In a sense, Sanders is partially correct. There are some very rich people who will probably profit from this mess. And lenders lent money to Puerto Rico knowing there was a chance they would not get paid back (that is why they charged Puerto Rico a higher interest rate)—so it is only fair that they share in the pain. These lenders are lobbying Congress to give them special protection. But the Puerto Rican people also profited. They are the ones that borrowed such a huge amount of money, and enjoyed spending it.

“Austerity will not solve this crisis,” said Sanders. “We must vigorously oppose all efforts at austerity.”

Instead, he says he would fix the island by implementing a federally funded Medicare-for-all health-care system and free public college tuition. Additionally, he would use federal money to grow the renewable energy sector and cut Puerto Rico’s dependence on fossil fuels.

Sanders is absolutely right that dumping a whole lot of federal money into Puerto Rico will definitely have an impact. Billions of federal dollars will impact the economy. It will even create jobs. Unfortunately, it will not fix Puerto Rico’s problem.

None of the stimulus will be self-sustaining or permanent. It will just enable Puerto Rico to go back to the very socialist policies that got it into trouble in the first place—only this time they will be funded at the federal level, as opposed to the local. Puerto Rico will become a ward of the federal government.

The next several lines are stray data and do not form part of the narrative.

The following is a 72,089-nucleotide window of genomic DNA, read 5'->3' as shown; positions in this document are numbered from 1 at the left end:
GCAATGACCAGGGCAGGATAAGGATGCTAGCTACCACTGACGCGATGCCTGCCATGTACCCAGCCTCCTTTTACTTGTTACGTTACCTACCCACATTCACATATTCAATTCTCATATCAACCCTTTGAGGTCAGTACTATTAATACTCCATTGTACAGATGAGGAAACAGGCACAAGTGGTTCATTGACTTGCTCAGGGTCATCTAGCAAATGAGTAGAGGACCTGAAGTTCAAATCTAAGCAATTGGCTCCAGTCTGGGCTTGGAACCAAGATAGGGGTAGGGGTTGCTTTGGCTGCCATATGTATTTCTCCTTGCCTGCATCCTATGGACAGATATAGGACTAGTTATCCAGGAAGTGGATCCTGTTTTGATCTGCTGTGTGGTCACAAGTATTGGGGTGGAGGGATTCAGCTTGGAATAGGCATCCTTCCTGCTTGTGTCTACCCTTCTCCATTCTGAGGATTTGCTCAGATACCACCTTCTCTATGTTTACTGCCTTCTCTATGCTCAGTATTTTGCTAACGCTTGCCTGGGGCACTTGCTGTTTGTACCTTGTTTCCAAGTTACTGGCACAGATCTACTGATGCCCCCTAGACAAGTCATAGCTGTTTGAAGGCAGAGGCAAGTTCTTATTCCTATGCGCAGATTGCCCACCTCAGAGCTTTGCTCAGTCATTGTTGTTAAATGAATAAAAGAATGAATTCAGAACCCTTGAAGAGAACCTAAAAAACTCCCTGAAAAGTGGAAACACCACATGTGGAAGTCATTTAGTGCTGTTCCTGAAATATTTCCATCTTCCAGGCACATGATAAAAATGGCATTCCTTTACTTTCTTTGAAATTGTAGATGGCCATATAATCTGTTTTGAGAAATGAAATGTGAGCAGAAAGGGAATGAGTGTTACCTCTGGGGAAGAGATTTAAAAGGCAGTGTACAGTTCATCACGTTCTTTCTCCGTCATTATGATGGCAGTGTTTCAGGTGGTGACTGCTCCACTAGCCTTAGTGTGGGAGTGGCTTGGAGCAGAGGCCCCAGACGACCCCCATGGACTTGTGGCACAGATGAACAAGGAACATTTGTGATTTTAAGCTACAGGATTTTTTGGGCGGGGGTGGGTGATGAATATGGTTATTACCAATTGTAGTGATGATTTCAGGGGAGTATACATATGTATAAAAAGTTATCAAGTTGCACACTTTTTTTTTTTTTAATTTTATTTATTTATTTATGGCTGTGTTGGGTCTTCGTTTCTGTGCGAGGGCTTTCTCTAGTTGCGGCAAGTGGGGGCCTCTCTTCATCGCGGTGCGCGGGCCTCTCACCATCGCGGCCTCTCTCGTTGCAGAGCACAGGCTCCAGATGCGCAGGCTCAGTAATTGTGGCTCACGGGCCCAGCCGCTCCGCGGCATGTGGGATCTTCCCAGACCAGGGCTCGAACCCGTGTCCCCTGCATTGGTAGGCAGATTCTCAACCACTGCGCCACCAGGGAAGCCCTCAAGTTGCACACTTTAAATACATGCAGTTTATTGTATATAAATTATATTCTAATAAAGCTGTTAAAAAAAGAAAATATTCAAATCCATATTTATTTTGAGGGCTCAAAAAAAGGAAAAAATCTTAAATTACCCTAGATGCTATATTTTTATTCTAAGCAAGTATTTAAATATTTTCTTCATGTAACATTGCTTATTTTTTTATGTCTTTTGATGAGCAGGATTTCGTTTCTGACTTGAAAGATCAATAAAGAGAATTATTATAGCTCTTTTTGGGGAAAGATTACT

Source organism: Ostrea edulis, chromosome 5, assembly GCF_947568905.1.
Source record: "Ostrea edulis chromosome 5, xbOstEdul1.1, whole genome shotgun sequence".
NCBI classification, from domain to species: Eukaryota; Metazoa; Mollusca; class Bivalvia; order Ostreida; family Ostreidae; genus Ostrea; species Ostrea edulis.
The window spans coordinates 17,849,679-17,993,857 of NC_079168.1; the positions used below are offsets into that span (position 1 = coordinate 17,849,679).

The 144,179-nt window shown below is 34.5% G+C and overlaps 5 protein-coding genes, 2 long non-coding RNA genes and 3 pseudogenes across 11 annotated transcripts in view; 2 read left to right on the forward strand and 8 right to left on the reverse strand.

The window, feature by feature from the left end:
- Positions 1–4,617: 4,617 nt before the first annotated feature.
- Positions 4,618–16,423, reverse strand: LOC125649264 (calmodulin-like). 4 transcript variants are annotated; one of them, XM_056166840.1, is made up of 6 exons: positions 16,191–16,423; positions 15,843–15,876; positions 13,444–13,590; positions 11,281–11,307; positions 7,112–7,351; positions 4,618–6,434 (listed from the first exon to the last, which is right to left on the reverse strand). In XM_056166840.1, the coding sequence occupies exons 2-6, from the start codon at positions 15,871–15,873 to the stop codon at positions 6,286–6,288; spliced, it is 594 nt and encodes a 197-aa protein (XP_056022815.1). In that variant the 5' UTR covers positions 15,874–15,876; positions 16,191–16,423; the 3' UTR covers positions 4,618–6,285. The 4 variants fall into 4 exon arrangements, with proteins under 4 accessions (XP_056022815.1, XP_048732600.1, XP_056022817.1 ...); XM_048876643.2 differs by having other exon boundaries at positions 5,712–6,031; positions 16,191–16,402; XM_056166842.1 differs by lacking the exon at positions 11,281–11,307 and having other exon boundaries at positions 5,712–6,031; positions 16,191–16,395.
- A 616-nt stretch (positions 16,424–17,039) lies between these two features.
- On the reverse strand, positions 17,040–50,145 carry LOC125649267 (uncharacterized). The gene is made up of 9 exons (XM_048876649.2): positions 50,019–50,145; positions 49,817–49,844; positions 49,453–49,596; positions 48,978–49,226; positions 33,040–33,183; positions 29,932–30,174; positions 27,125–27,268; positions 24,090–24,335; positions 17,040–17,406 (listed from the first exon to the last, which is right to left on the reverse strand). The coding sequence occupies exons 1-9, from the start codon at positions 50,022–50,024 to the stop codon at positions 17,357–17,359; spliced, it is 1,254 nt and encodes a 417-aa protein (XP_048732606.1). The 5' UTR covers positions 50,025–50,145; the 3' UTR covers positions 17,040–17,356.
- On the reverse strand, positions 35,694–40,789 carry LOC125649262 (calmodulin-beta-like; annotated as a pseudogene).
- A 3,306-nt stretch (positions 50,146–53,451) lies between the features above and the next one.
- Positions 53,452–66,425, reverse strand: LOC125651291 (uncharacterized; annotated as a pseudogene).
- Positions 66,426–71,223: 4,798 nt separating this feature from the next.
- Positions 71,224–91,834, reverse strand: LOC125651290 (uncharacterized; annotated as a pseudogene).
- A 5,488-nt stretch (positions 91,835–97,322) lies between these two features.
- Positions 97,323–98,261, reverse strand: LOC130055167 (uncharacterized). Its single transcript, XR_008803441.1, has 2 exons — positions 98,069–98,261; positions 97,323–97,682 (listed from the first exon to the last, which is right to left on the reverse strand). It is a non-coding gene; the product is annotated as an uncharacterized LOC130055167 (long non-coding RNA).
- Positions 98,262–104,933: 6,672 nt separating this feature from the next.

What has happened to Puerto Rico is sad. There was a time it was one of the most prosperous islands in the Caribbean. And of all islands, it should still be the most prosperous.

Think of everything Puerto Rico has going for it. It is a beautiful tourist destination with wonderful beaches, rich history and architecture. It has lush rain forest and dry forest. It has minerals and had mining. The world’s largest rum distiller is also located on the island. Most importantly, Puerto Ricans speak English, are U.S. citizens, and have direct trade access to the most important economy in the world—the United States.

So what went wrong?

(Listen to Robert Morley discuss Puerto Rico’s problems on the Trumpet Daily Radio Show)

The clue is in Puerto Rico’s two main political parties: the New Progressive Party and the Popular Democratic Party. All but two of the Island’s elected governors have come from the Popular Democratic Party. It can be described as a socialist party.

Consider what socialist policies did to Puerto Rico’s agriculture sector. By the 1930s, Puerto Rico was the biggest sugar producer in the United States, producing more than Louisiana. Then as a Federal Reserve Bank of Minneapolis paper notes, “In the middle 1960s, something amazing happened. Production collapsed.” Why this collapse? Puerto Rico’s socialists outlawed large farms and much of the mechanization that was happening on the farms. They also instituted high minimum wages for farm workers. This was supposed to help workers keep jobs. Instead it just made sugar farms unprofitable. The farms went out of business. The land laid fallow. And instead of workers earning low salaries (which the socialist government complained about), they ended up earning no salaries.